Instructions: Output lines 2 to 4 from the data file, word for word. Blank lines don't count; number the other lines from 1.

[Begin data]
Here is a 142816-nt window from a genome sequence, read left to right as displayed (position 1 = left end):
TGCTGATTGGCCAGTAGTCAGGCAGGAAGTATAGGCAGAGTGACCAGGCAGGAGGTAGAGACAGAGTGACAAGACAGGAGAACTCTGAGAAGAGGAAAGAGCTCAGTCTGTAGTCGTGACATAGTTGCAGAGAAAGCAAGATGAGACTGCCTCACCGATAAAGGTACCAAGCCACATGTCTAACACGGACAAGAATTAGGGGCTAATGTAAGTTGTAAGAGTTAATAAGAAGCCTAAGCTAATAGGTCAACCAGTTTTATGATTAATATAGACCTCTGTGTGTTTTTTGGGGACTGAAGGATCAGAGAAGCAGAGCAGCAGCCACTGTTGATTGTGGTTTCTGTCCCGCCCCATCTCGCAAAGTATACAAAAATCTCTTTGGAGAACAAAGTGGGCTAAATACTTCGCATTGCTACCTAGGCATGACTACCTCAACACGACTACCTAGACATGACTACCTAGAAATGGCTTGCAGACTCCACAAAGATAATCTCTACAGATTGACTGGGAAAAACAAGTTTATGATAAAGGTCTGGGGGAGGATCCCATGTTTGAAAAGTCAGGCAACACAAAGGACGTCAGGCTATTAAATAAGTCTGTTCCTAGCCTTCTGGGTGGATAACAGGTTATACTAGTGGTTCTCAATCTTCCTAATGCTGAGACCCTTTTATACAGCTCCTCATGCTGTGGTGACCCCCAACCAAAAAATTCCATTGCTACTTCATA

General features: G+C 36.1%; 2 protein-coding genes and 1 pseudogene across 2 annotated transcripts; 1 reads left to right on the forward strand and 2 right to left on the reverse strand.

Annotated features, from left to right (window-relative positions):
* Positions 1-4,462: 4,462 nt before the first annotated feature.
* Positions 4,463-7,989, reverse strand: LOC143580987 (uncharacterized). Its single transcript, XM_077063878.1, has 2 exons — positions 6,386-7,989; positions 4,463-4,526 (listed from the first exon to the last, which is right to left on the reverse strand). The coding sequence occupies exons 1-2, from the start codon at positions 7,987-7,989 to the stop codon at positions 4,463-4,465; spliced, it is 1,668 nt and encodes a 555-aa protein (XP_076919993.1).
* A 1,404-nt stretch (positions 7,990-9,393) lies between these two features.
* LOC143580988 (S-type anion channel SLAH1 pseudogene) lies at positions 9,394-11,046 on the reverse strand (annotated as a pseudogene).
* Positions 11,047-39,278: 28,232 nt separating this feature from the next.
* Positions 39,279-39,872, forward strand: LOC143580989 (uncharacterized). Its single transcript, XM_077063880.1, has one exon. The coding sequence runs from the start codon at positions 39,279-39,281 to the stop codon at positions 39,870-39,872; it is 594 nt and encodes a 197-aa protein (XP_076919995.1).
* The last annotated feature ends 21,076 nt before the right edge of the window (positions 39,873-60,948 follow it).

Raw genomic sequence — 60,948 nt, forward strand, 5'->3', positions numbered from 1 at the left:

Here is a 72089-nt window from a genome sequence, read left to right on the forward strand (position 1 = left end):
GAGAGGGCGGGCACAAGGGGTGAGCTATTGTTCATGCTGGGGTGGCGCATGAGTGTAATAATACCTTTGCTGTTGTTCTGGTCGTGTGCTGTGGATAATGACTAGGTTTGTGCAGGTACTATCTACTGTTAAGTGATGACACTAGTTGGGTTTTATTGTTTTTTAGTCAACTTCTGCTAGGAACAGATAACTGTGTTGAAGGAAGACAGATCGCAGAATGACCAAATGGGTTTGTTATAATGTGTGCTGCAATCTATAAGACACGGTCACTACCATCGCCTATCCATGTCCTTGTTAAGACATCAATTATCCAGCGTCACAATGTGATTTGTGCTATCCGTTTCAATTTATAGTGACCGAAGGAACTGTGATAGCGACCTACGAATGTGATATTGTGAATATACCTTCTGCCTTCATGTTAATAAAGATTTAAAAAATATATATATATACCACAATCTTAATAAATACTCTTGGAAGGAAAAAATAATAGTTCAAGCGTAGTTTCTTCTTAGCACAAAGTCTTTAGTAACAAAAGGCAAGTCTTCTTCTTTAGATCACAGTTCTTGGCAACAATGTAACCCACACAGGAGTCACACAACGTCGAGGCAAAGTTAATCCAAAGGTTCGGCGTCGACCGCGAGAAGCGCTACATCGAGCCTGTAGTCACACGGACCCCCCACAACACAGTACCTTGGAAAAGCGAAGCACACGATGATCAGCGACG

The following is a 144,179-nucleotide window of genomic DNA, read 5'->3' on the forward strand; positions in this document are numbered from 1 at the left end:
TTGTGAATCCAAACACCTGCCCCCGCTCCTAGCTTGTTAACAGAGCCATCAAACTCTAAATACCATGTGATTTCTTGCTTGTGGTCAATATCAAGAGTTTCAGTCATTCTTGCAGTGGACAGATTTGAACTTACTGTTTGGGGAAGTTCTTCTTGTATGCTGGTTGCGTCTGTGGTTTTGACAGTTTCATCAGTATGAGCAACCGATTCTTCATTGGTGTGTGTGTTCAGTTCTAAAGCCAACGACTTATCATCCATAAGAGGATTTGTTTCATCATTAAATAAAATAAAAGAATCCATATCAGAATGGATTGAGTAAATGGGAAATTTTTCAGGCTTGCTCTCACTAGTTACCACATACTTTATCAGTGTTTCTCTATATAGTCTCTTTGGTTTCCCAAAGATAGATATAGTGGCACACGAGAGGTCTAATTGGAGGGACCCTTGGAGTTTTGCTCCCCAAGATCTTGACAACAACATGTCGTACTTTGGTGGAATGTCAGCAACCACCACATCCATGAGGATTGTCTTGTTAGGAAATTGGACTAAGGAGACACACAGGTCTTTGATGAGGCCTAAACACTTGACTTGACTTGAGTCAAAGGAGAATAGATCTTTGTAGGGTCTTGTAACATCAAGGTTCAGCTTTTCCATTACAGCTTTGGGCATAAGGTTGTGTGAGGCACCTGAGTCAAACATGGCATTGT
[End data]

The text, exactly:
TGCTGATTGGCCAGTAGTCAGGCAGGAAGTATAGGCAGAGTGACCAGGCAGGAGGTAGAGACAGAGTGACAAGACAGGAGAACTCTGAGAAGAGGAAAGAGCTCAGTCTGTAGTCGTGACATAGTTGCAGAGAAAGCAAGATGAGACTGCCTCACCGATAAAGGTACCAAGCCACATGTCTAACACGGACAAGAATTAGGGGCTAATGTAAGTTGTAAGAGTTAATAAGAAGCCTAAGCTAATAGGTCAACCAGTTTTATGATTAATATAGACCTCTGTGTGTTTTTTGGGGACTGAAGGATCAGAGAAGCAGAGCAGCAGCCACTGTTGATTGTGGTTTCTGTCCCGCCCCATCTCGCAAAGTATACAAAAATCTCTTTGGAGAACAAAGTGGGCTAAATACTTCGCATTGCTACCTAGGCATGACTACCTCAACACGACTACCTAGACATGACTACCTAGAAATGGCTTGCAGACTCCACAAAGATAATCTCTACAGATTGACTGGGAAAAACAAGTTTATGATAAAGGTCTGGGGGAGGATCCCATGTTTGAAAAGTCAGGCAACACAAAGGACGTCAGGCTATTAAATAAGTCTGTTCCTAGCCTTCTGGGTGGATAACAGGTTATACTAGTGGTTCTCAATCTTCCTAATGCTGAGACCCTTTTATACAGCTCCTCATGCTGTGGTGACCCCCAACCAAAAAATTCCATTGCTACTTCATA

General features: G+C 36.1%; 2 protein-coding genes and 1 pseudogene across 2 annotated transcripts; 1 reads left to right on the forward strand and 2 right to left on the reverse strand.

Annotated features, from left to right (window-relative positions):